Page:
Sharks see contrast particularly well, so any high contrast color apparel or gear used by a human in the water is especially visible to sharks. The bright yellow color traditionally used in water safety flotation devices and rafts is readily seen by human rescuers looking for missing persons in the sea and likely is seen easily by sharks as well. As a result, shark researchers laughingly refer to this color as "yum yum yellow!" Should one replace all these devices with more drab colored items? Of course there is a trade-off involved, but most would agree that the benefit of increasing one's chances of being rescued far outweigh the minimal risk of attracting a shark. By contrast (pardon the pun), divers and swimmers probably can reduce the chance of an interaction with a shark by avoiding bright swimwear or dive gear. I personally prefer to use dark blue or black fins, mask, tank, and wetsuit while diving and make a point of wearing my dive watch under the cuff of my wetsuit, thereby eliminating any chance of light reflection off the face of the watch attracting a shark or barracuda. Similarly, one always should avoid wearing jewelry because the glint of light reflecting off metal approximates the glint of light off the scales of fishes, the normal food items of most sharks.

Advice to Divers Encountering a Shark

If a shark is sighted, stay calm and maintain your position in as quiet a manner as possible. Most sharks merely are curious and will leave on their own accord. Enjoy your opportunity to see one of nature's most magnificent predators. If you have been spearfishing or abalone gathering and are holding your catch, release the catch and quietly exit the area. It is likely that the shark has been attracted to the sound and smells associated with your activity and it is aroused and interested in consuming your catch. Let it have it - no catch is worth the risk of personal injury. 

If a shark begins to get too interested in you by coming closer and closer, the best strategy is to leave the water - swim quickly but smoothly, watching the shark all the time, with your dive partner close at hand. Sharks are less likely to attack a "school" of divers than a solitary individual. If a shark is acting overtly aggressive - making rushes at you, hunching its back, lowering its pectoral (paired side) fins, swimming in a rapid zigzag course, or swimming with rapid up and down movements (sometimes rubbing its belly on the bottom) - look to back up against whatever structure (reef, rock outcropping, piling) is available, thereby reducing the angles with which the shark can approach you. If you are in open water, orient back-to-back with your dive partner and gradually rise to the surface and the safety of your boat. If you are shore diving, gradually descend to the bottom so you can find cover.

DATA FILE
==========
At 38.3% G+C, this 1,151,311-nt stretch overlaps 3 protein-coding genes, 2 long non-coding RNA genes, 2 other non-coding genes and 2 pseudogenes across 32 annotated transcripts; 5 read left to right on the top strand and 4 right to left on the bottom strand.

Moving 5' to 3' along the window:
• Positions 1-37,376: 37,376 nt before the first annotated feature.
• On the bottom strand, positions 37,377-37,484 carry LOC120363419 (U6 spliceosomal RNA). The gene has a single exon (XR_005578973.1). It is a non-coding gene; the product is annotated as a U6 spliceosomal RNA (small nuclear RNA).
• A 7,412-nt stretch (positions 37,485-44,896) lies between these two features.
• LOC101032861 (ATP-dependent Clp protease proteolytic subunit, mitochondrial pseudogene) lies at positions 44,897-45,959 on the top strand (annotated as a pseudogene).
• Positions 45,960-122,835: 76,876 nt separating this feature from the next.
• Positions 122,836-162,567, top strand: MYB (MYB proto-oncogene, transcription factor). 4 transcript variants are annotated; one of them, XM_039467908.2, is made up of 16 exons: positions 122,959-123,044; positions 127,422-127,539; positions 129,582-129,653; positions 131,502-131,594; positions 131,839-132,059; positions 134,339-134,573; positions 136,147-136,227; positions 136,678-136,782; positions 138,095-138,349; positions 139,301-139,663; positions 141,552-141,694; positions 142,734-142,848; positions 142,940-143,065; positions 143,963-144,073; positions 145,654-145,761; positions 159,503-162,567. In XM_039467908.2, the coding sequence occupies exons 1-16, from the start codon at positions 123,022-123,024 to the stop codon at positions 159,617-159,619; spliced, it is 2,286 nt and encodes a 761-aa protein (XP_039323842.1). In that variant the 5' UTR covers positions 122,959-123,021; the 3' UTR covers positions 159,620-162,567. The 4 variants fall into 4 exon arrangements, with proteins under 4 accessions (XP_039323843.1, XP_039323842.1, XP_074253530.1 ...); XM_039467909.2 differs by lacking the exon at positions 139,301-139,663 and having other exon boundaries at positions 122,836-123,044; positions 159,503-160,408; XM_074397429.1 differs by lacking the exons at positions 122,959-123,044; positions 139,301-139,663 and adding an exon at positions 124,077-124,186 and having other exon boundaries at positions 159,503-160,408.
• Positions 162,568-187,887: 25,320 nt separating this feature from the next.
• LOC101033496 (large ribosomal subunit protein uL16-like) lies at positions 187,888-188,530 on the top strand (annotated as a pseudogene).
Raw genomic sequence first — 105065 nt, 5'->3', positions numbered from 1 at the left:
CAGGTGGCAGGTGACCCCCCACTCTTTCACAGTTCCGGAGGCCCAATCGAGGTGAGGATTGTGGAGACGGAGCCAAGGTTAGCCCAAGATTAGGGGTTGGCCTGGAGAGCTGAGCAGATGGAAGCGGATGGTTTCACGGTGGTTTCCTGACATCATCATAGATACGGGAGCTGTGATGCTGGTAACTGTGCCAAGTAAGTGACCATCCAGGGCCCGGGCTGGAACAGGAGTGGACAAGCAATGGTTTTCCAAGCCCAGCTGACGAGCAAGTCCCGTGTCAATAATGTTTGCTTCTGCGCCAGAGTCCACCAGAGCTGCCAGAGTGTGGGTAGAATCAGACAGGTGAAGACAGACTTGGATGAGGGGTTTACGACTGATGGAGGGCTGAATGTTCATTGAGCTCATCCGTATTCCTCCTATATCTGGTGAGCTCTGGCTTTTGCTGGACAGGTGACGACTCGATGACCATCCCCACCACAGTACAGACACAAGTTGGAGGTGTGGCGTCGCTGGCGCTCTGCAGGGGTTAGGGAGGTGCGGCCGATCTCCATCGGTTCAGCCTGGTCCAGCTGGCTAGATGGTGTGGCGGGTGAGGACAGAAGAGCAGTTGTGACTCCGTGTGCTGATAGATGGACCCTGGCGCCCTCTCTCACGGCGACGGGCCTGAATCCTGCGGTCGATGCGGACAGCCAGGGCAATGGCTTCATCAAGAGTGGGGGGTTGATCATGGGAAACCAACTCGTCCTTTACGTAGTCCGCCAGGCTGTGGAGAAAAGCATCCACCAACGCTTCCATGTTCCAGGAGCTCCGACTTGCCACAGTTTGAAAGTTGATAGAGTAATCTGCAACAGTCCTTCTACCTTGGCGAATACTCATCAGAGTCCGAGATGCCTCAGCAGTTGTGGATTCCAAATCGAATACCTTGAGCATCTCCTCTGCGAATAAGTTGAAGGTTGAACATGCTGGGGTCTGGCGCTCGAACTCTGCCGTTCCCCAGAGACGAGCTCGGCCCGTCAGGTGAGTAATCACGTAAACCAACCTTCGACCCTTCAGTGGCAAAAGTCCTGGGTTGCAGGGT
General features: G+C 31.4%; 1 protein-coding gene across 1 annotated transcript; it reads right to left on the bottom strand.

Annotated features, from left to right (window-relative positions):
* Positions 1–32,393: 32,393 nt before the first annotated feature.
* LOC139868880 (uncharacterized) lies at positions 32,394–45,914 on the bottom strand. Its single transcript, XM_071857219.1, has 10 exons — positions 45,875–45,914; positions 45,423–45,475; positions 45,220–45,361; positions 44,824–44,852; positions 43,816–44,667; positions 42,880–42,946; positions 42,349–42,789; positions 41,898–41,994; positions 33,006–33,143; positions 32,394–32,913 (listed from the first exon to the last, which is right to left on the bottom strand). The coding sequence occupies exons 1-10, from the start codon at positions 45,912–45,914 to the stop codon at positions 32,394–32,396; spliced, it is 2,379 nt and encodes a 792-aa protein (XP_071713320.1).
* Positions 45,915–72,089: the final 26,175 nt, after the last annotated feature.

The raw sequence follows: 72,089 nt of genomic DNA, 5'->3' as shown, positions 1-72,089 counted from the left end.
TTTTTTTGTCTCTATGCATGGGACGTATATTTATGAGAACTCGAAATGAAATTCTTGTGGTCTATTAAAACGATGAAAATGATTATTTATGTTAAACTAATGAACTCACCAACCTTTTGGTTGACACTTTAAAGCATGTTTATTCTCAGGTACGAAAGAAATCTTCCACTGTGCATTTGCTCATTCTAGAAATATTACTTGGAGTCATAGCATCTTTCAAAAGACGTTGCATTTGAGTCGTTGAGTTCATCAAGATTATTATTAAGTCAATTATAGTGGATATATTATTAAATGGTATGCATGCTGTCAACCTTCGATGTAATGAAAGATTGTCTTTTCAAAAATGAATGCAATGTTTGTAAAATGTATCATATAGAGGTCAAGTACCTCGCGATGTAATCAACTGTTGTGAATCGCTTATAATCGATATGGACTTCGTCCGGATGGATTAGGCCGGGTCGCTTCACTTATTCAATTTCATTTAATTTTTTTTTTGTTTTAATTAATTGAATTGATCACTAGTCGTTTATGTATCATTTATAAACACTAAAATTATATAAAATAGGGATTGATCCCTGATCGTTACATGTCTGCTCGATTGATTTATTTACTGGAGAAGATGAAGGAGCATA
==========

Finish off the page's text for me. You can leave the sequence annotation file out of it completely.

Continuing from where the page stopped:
Use whatever inanimate equipment (speargun, pole-spear, camera) you have with you to fend off the shark (when diving in known shark-inhabited waters, it is always good to carry a pole or spear for this purpose). If a shark attacks, the best strategy is to hit it on the tip of its nose. This usually results in the shark retreating. If the retreat is far enough away, then human retreat is in order - again, swim quickly but smoothly, watching the shark all the time, with your dive partner close at hand. An aggressive shark often will return, however, and each subsequent hit to the snout will be less effective, so take advantage of any escape opportunities. If you do not have anything to poke with, use your hand, but remember that the mouth is close to the nose, so be accurate! 

If a shark actually gets you in its mouth, I advise to be as aggressively defensive as you are able. "Playing dead" does not work. Pound the shark in any way possible. Try to claw at the eyes and gill openings, two very sensitive areas. Once released, do all you can to exit the water as quickly as possible because with your blood in the water, the shark very well could return for a repeat attack. 

  Reducing the Risk

The relative risk of a shark attack is very small but it incites fear and risks should always be minimized whenever possible in any activity. The chances of having an interaction with a shark can be reduced if one heeds the following advice:

1. Always stay in groups since sharks are more likely to attack a solitary individual.
2. Do not wander too far from shore --- this isolates an individual and additionally places one far away from assistance.
3. Avoid being in the water during darkness or twilight hours when sharks are most active and have a competitive sensory advantage.
4. Do not enter the water if bleeding from an open wound or if menstruating --- a shark's olfactory ability is acute.
5. Wearing shiny jewelry is discouraged because the reflected light resembles the sheen of fish scales.
6. Avoid waters with known effluents or sewage and those being used by sport or commercial fisherman, especially if there are signs of bait fishes or feeding activity. Diving seabirds are good indicators of such action.
7. Sightings of porpoises do not indicate the absence of sharks --- both often eat the same food items.
8. Use extra caution when waters are murky and avoid uneven tanning and bright colored clothing --- sharks see contrast particularly well.
9. Refrain from excess splashing and do not allow pets in the water because of their erratic movements.
10. Exercise caution when occupying the area between sandbars or near steep drop offs --- these are favorite hangouts for sharks.
11. Do not enter the water if sharks are known to be present and evacuate the water if sharks are seen while there. And, of course, do not harass a shark if you see one!

So what  are the odds of being attacked by a shark?  
Drowning and other beach-related fatalities 1 in 2 million
Drowning fatalities 1 in 3.5 million
Shark attacks 1 in 11.5 million
Shark attack fatalities 0 in 264.1 million


Advice came from the International Shark Attack File
Florida Museum of Natural History, University of Florida